Or, at least, it does for me. It's a peculiarity of people like me -- first generation left-wing lower middle class -- that we tend to be class-conscious. Some of that is about training. The UK, like it or not, is a hierarchical culture and people react to you according to where you sit in that. The lower middle are a bit too posh for the working class, but rather suspect to the middle and upper middle (don't ask me about the upper class. They're outside my experience). It's a curse of the lower middle that we are hyper-aware of this, and always rather anxious about it, partly from embarrassment, partly from fear, and as a result we are also rather annoying. Tell me I have a class-based chip on my shoulder, and I have to hold up my hands in acknowledgement. I have known, as long as I can remember, that there are places where I don't belong and wherein I have to be extra good. I've been taught from birth to notice where I don't fit and to feel obliged to try not to make others uncomfortable about that. (Well, except about politics. My socialist beliefs go as deep as my class consciousness, and are central to who I am and to my definition of correct, ethical behaviour.)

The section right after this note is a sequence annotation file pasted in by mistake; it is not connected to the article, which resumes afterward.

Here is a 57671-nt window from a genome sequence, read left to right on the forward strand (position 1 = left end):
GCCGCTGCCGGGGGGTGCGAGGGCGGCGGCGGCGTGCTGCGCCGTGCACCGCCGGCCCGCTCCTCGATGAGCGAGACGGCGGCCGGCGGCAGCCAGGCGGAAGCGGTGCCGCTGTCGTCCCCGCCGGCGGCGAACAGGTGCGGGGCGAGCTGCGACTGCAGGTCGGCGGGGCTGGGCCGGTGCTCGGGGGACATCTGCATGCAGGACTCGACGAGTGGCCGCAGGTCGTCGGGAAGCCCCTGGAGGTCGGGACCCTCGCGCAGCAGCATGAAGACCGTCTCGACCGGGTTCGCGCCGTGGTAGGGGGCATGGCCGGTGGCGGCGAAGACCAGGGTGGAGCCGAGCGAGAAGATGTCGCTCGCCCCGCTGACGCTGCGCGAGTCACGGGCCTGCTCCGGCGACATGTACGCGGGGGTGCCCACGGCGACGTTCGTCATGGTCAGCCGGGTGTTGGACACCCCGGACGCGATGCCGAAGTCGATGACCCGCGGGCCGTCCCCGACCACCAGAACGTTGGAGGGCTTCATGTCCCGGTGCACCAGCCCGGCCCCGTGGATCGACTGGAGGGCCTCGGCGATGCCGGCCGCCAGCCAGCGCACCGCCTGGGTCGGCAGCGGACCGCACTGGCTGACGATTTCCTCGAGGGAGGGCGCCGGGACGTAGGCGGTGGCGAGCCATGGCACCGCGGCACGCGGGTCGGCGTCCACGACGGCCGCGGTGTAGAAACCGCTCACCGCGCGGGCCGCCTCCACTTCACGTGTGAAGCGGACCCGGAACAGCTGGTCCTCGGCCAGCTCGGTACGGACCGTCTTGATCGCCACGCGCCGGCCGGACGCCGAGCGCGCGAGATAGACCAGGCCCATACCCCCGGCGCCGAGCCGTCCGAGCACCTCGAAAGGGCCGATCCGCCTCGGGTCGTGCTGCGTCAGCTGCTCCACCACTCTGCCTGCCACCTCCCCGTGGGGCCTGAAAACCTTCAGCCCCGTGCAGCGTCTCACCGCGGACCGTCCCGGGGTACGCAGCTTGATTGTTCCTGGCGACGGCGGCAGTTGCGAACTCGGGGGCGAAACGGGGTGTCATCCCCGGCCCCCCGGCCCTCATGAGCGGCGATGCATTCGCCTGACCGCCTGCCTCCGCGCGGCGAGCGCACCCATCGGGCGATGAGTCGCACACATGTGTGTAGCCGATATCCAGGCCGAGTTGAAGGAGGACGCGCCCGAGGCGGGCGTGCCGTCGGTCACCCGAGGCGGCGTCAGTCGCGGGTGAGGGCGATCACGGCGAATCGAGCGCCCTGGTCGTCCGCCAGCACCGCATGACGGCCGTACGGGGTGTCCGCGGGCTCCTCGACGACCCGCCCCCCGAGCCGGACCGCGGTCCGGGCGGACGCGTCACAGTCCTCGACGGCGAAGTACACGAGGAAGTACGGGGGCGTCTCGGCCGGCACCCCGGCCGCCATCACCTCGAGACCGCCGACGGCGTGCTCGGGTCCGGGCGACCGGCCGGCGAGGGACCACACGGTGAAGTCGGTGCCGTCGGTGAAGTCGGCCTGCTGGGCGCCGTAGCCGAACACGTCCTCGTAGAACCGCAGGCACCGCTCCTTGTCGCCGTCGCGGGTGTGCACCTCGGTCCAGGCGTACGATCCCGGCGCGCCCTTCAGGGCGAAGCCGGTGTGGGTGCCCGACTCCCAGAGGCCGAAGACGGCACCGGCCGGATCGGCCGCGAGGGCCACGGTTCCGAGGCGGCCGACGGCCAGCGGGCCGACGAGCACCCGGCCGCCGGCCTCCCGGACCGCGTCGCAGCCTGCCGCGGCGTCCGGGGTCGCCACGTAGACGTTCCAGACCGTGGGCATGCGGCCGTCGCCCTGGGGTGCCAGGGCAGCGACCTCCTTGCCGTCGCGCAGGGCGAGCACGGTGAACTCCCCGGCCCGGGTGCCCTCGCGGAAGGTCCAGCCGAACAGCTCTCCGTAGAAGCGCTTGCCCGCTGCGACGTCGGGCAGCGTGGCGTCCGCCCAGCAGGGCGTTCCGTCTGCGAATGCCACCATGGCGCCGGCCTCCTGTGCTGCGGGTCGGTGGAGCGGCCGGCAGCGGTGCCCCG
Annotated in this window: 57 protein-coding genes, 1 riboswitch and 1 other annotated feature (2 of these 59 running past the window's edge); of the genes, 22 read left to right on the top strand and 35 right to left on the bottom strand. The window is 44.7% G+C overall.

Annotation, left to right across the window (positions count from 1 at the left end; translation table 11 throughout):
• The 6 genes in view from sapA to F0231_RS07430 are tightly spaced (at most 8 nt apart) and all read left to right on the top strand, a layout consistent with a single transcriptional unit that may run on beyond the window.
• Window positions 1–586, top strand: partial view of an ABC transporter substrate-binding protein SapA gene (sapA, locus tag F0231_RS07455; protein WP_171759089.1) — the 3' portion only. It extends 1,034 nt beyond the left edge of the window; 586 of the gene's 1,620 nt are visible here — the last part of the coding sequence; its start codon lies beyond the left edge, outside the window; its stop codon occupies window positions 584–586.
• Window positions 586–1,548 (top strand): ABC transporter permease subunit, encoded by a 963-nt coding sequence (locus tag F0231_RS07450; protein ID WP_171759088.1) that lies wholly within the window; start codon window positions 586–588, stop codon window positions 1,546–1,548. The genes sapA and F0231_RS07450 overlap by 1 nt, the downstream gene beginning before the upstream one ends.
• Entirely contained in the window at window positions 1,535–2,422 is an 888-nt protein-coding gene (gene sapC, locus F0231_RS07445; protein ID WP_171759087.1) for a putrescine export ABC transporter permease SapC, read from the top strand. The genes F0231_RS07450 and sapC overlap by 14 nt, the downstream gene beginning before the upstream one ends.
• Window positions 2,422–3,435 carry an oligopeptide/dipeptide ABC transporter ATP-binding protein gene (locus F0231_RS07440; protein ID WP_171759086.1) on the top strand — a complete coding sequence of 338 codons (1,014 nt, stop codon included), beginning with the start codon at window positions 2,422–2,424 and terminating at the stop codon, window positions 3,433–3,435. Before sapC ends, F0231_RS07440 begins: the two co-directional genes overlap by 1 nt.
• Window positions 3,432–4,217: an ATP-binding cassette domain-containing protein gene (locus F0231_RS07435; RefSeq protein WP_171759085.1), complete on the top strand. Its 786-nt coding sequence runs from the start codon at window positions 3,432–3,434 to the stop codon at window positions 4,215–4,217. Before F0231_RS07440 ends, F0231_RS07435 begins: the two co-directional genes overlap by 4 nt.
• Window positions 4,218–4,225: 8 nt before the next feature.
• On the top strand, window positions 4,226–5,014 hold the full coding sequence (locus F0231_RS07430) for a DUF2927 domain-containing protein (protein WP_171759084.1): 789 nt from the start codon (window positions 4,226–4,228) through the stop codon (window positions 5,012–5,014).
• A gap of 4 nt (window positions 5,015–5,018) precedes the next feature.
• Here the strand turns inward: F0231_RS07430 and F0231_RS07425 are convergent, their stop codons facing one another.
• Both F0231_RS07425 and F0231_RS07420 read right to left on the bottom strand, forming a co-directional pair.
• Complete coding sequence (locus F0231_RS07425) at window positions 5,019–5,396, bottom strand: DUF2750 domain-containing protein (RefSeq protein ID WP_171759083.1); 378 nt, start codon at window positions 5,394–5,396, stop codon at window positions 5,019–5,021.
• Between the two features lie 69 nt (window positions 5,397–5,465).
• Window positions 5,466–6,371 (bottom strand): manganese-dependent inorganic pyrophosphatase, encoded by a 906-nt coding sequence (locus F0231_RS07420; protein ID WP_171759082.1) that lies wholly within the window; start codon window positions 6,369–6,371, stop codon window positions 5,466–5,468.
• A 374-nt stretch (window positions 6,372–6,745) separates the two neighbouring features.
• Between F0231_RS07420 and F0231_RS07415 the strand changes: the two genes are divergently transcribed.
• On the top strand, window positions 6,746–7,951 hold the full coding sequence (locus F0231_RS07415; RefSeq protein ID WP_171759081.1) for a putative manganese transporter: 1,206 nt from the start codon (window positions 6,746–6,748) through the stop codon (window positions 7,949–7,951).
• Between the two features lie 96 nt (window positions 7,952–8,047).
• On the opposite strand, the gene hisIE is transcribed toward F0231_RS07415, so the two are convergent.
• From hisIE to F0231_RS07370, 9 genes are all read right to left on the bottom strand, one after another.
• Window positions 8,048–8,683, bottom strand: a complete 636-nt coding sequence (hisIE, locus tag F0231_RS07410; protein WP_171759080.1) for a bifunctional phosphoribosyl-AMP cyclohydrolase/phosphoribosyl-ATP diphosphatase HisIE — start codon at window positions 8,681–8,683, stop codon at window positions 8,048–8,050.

A number of my upper middle class friends find this awareness of mine very irritating (and I don't blame them). They don't have this sense and they don't see the need for it. I find this interesting, too. They're higher up the tree than me: they don't need to notice as much as I do. As in any hierarchy, the better your position, the more relaxed you can be. None of them are bad people, not in the least. They're just different to me. But class shapes everything in this country, and we cannot, however we try, get away from it. There's a healthy dollop of class snobbery in the broadsheet dismissal of reality television, for instance and the perpetual gas-lighting of certain food choices as simply 'bad' without allowing for factors about price and access and cooking facilities. Sometimes this is easy to see: tabloid sneering at those receiving state benefits, the very different treatment meted out by gossip columnists to pop stars from working class and middle class backgrounds; stereotypes of public schoolboys and chinless wonders. Sometimes it's all but invisible: the ins and outs of how public funding ends up being used and assigned, the places that are written off without any apparent notice, the people who are deemed to be, in the words of George Bernard Shaw, "the undeserving poor". The current Tory project to clear the deficit entirely through cuts is rooted in one understanding of class rights and privileges. The call, in the late 1970s, by Labour Chancellor Dennis Healey to 'tax the rich until they squeak' is rooted in another. (Anyone who's known me for more than about 20 minutes can guess, I suspect, which of those positions I'm more comfortable with.)